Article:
Evil Teaching Method: Cognitive Dissonance

I really do believe that being a good teacher involves not only knowing your subject matter, but also understanding human nature.

By nature people will do things that are bad for themselves.   People seek out the easiest, most self-destructive pursuits:  convenience food, passive entertainment (television or internet), and spending too much money on things they don’t need.   The type of experiences that people remember are very different,  people will remember things that took a great deal of effort or challenged their conception of the world.

This brings us to some basic cognitive theory.   Most people will seek to get some consistency in their thoughts – and conflicting information will need to get resolved.    Had a hard day at work for no apparent reason?   Your brain will try to supply reasons, telling you anything from “I must really be working hard,”  to the opposite “this job sucks, they don’t deserve me”.   Once you have rejected one position, you will hang on to the other position more.

There is a dark side to this:  cults use this as a form of mind control.   “Reject your ideas about _____ and believe in _______”.    People who go through hazing or even just simple abuse will convince themselves that it was somehow worthwhile.   Go figure.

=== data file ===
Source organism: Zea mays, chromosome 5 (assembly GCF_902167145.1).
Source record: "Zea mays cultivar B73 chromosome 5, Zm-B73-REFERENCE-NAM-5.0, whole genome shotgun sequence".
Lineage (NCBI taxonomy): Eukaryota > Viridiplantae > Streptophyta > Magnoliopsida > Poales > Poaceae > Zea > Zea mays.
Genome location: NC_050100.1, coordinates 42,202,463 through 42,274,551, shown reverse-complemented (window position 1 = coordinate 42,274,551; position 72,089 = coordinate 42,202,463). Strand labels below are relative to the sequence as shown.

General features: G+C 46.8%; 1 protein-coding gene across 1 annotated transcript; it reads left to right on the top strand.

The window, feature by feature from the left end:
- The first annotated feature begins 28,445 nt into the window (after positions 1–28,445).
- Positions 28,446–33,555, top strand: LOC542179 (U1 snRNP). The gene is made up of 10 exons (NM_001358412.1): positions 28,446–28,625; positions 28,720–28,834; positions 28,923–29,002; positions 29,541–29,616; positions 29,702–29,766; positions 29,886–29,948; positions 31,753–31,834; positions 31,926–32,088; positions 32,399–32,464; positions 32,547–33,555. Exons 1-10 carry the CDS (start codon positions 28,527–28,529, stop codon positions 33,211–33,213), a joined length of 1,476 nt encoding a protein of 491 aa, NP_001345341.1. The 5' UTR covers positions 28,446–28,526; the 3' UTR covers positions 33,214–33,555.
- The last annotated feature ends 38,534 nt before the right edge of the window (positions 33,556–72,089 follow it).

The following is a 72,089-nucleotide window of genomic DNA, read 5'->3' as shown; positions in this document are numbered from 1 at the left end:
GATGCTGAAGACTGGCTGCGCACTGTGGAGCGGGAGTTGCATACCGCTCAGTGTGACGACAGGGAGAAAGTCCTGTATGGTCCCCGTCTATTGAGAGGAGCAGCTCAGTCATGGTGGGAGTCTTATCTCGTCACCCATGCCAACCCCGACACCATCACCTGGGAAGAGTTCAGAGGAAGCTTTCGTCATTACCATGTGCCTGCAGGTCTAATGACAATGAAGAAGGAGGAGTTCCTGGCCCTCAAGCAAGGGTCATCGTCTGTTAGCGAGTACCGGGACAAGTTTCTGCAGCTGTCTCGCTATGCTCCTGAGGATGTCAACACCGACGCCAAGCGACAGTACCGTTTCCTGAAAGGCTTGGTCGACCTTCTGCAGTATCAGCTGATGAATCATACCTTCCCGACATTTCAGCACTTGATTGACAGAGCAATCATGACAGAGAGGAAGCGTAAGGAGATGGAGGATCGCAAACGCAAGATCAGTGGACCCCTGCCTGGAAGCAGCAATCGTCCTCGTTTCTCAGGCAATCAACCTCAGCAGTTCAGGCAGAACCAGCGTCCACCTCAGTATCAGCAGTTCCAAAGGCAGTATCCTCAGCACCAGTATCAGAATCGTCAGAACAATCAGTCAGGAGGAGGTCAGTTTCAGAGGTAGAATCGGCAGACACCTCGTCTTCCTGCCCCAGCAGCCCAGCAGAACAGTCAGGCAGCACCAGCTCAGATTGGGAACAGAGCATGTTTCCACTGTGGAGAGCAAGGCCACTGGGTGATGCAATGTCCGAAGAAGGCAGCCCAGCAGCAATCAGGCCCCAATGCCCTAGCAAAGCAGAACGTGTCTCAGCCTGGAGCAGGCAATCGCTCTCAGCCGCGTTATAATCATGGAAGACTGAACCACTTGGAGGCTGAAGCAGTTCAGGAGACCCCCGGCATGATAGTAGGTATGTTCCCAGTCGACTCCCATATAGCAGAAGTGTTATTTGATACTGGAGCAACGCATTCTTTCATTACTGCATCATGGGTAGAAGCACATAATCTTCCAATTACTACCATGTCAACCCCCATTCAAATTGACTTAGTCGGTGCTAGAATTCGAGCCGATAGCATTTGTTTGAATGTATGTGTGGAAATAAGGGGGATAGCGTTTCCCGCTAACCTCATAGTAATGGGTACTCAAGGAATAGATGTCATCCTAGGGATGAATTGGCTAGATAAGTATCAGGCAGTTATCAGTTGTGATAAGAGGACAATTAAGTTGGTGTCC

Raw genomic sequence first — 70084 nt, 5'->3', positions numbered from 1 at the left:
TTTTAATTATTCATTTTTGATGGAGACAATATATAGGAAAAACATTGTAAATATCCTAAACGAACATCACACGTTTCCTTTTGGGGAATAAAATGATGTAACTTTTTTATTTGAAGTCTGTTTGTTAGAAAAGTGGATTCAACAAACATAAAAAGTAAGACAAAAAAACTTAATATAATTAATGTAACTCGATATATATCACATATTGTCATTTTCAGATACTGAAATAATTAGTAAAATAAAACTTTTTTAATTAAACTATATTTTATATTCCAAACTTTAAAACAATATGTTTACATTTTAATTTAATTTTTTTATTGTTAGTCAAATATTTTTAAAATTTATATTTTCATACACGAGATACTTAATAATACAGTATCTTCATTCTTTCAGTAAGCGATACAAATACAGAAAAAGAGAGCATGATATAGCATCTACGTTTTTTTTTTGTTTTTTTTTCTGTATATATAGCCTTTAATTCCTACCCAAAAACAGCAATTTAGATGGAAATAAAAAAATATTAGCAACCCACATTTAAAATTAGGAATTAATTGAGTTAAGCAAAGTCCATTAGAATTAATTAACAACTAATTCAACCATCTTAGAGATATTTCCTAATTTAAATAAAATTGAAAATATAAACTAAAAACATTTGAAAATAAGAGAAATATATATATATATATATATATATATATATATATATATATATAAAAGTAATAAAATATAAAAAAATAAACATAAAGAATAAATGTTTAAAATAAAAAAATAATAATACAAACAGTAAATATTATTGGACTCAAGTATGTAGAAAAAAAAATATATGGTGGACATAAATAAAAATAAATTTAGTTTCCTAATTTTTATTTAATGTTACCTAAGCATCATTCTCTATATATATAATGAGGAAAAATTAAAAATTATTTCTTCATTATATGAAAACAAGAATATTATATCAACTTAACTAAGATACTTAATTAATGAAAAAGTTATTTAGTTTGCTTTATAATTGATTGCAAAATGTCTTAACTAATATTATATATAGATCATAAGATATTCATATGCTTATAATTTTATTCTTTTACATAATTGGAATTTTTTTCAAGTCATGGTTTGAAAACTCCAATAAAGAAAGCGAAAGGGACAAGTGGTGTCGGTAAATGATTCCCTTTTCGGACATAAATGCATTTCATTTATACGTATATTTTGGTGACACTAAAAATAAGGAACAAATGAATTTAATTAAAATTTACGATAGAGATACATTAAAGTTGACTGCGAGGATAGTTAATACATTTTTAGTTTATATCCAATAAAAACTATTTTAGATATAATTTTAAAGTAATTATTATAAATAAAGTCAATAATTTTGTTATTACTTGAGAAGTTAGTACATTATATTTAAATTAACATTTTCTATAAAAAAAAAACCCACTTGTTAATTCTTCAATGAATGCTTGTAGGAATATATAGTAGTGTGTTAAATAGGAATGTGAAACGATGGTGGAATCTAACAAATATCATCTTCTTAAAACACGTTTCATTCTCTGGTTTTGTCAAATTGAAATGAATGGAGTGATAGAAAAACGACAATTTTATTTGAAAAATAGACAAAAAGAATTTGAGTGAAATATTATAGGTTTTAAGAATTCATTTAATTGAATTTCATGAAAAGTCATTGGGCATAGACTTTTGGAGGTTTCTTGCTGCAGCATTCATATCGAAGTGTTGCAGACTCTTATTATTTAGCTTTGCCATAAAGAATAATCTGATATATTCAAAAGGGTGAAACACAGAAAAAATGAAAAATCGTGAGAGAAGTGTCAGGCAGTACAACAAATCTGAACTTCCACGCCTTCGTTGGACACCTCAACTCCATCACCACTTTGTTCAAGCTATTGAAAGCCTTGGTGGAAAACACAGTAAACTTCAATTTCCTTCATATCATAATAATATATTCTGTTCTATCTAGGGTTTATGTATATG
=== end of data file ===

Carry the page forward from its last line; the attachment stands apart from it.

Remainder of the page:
Using Cognitive Dissonance:   people value hard lessons more than easy ones

So when it comes to using cognitive dissonance, remember you are dealing with some very potent stuff.   I make sure I lay some groundwork before I do any of this.   I start out by letting them know that I value hard work and effort.  I even outline what reenforces lessons:   read first, listen to lectures and take notes, immediately do some questions.

  1.  Create an ordeal, because students will place more value on hard lessons than on easy ones.    For me I have a daily quiz, and I like to put some tough tests at the beginning of important sections.   This is a signal that “oh, I didn’t get this, I should spend more time on it.”   It also emphasizes what is important to study.
  2. Place a high value on work and asking questions.   One of the things that I will occasionally say in class is that “which is harder:  learning or ignorance?”     Lending value to taking things slow rather than rushing things means that students will place more value on their process than on rushing to get the answer.
  3. Give them a new identity.   One thing that I do is include extra credit and bonus questions.   The upshot is that they get used to doing more, and start to see themselves in the role of achievers.   I know I enjoy telling my students they have “leveled up”.


So don’t feel bad about giving your students a hard time.    They will value your lessons more for doing it.

It’s good to be evil.

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